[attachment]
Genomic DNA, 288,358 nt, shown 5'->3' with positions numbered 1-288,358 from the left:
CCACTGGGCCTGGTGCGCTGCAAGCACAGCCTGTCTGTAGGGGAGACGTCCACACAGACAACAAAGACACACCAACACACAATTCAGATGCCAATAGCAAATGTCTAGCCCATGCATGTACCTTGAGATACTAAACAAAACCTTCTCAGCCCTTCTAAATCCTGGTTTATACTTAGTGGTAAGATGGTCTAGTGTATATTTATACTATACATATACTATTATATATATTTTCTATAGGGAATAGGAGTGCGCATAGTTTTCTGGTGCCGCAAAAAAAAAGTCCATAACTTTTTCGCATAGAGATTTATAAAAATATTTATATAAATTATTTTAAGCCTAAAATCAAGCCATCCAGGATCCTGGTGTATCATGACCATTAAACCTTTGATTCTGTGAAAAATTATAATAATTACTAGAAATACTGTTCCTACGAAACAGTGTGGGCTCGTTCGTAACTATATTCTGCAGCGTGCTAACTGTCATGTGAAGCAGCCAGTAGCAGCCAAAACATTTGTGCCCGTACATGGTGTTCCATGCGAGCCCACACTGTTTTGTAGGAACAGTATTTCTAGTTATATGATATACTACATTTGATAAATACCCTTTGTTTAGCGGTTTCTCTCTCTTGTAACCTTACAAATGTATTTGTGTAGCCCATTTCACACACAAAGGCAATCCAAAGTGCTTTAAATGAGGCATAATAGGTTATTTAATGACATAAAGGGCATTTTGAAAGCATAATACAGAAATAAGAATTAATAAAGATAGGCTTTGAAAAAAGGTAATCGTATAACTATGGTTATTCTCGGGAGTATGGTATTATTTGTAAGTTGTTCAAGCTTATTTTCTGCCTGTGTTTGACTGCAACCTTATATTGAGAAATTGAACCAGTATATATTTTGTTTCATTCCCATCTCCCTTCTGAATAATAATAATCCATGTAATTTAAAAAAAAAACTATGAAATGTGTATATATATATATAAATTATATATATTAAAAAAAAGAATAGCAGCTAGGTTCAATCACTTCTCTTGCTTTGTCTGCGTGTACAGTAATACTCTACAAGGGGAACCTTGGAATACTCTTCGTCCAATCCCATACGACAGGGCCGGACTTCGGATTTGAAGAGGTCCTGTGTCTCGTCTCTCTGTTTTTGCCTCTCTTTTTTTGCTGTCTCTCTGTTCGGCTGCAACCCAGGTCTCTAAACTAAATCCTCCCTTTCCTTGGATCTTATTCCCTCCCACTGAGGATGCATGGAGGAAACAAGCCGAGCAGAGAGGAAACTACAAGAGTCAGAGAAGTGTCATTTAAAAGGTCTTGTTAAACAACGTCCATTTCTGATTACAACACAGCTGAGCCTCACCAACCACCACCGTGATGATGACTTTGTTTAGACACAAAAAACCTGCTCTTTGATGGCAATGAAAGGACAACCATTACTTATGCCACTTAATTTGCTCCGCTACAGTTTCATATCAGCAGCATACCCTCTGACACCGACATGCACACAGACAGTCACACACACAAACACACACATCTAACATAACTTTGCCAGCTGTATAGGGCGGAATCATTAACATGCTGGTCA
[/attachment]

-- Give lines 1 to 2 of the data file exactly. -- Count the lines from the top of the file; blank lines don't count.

Genomic DNA, 288,358 nt, shown 5'->3' with positions numbered 1-288,358 from the left:
CCACTGGGCCTGGTGCGCTGCAAGCACAGCCTGTCTGTAGGGGAGACGTCCACACAGACAACAAAGACACACCAACACACAATTCAGATGCCAATAGCAAATGTCTAGCCCATGCATGTACCTTGAGATACTAAACAAAACCTTCTCAGCCCTTCTAAATCCTGGTTTATACTTAGTGGTAAGATGGTCTAGTGTATATTTATACTATACATATACTATTATATATATTTTCTATAGGGAATAGGAGTGCGCATAGTTTTCTGGTGCCGCAAAAAAAAAGTCCATAACTTTTTCGCATAGAGATTTATAAAAATATTTATATAAATTATTTTAAGCCTAAAATCAAGCCATCCAGGATCCTGGTGTATCATGACCATTAAACCTTTGATTCTGTGAAAAATTATAATAATTACTAGAAATACTGTTCCTACGAAACAGTGTGGGCTCGTTCGTAACTATATTCTGCAGCGTGCTAACTGTCATGTGAAGCAGCCAGTAGCAGCCAAAACATTTGTGCCCGTACATGGTGTTCCATGCGAGCCCACACTGTTTTGTAGGAACAGTATTTCTAGTTATATGATATACTACATTTGATAAATACCCTTTGTTTAGCGGTTTCTCTCTCTTGTAACCTTACAAATGTATTTGTGTAGCCCATTTCACACACAAAGGCAATCCAAAGTGCTTTAAATGAGGCATAATAGGTTATTTAATGACATAAAGGGCATTTTGAAAGCATAATACAGAAATAAGAATTAATAAAGATAGGCTTTGAAAAAAGGTAATCGTATAACTATGGTTATTCTCGGGAGTATGGTATTATTTGTAAGTTGTTCAAGCTTATTTTCTGCCTGTGTTTGACTGCAACCTTATATTGAGAAATTGAACCAGTATATATTTTGTTTCATTCCCATCTCCCTTCTGAATAATAATAATCCATGTAATTTAAAAAAAAAACTATGAAATGTGTATATATATATATAAATTATATATATTAAAAAAAAGAATAGCAGCTAGGTTCAATCACTTCTCTTGCTTTGTCTGCGTGTACAGTAATACTCTACAAGGGGAACCTTGGAATACTCTTCGTCCAATCCCATACGACAGGGCCGGACTTCGGATTTGAAGAGGTCCTGTGTCTCGTCTCTCTGTTTTTGCCTCTCTTTTTTTGCTGTCTCTCTGTTCGGCTGCAACCCAGGTCTCTAAACTAAATCCTCCCTTTCCTTGGATCTTATTCCCTCCCACTGAGGATGCATGGAGGAAACAAGCCGAGCAGAGAGGAAACTACAAGAGTCAGAGAAGTGTCATTTAAAAGGTCTTGTTAAACAACGTCCATTTCTGATTACAACACAGCTGAGCCTCACCAACCACCACCGTGATGATGACTTTGTTTAGACACAAAAAACCTGCTCTTTGATGGCAATGAAAGGACAACCATTACTTATGCCACTTAATTTGCTCCGCTACAGTTTCATATCAGCAGCATACCCTCTGACACCGACATGCACACAGACAGTCACACACACAAACACACACATCTAACATAACTTTGCCAGCTGTATAGGGCGGAATCATTAACATGCTGGTCA